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Forestry leaders expect increased holdover fires from 2019 season

by Grant Robinson, KTUU-TV (Anchorage, Alaska) |

As snow and ice melt across Alaska, forestry workers are already seeing signs of hotspots from 2019 wildfires that smoldered over the winter and expect to see more as the season progresses.

"These fires, last summer especially, given the really extreme, dry conditions around the state and especially in the Mat-Su late season with those fires, those fires burnt really deep down into the soil," Alaska Division of Forestry information officer Tim Mowry said. "They can hang on and linger and they just smolder and smolder and that snow actually serves as insulation for those fires and it helps them carry through the winter."

State wild-land firefighters have already responded to check on hot spots reported in the area of the Deshka Landing Fire.

"When we say ‘holdover fire,’ these aren't really fires. These are just pockets of heat that are still putting up smoke," Mowry said. "A lot of these, like the Deshka Landing hot spots, they're within the perimeter of that fire and there's not really a threat of that stuff moving out. It needs fuel, and all the fuel around it has been burned, is black. But it's something we're definitely keeping an eye one."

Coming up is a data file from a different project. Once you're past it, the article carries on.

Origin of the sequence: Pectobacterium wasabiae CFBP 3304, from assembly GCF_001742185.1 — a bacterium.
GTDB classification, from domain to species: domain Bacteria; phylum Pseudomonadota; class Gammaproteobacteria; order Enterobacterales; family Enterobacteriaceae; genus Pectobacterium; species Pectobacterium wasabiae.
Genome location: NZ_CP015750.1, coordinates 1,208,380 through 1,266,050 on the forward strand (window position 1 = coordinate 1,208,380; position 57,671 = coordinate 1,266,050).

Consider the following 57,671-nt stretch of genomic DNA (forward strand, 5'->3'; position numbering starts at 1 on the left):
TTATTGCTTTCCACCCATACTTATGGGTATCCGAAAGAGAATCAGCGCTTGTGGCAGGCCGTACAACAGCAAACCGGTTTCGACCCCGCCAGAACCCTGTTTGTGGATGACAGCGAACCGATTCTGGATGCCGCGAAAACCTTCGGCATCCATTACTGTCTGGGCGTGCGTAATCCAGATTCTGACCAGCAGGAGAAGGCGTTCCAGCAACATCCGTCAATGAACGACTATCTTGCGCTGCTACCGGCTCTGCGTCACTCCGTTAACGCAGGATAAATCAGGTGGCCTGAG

Mowry says that while hot spots are to be expected and often do not pose a significant risk of starting a larger fire, people in the area should avoid areas where they see smoke.

"If you see these, don't go near them. There can still be ash pits that are there. I know it's hard to fathom after the winter we had that something would still be hot and burning under the ground, but that's a possibility," Mowry said.

"After last year's season I would expect a lot of people to be out picking morel mushrooms in some of these burned areas, so I would encourage them to keep an eye out for any kinds of signs that there might still be some heat there."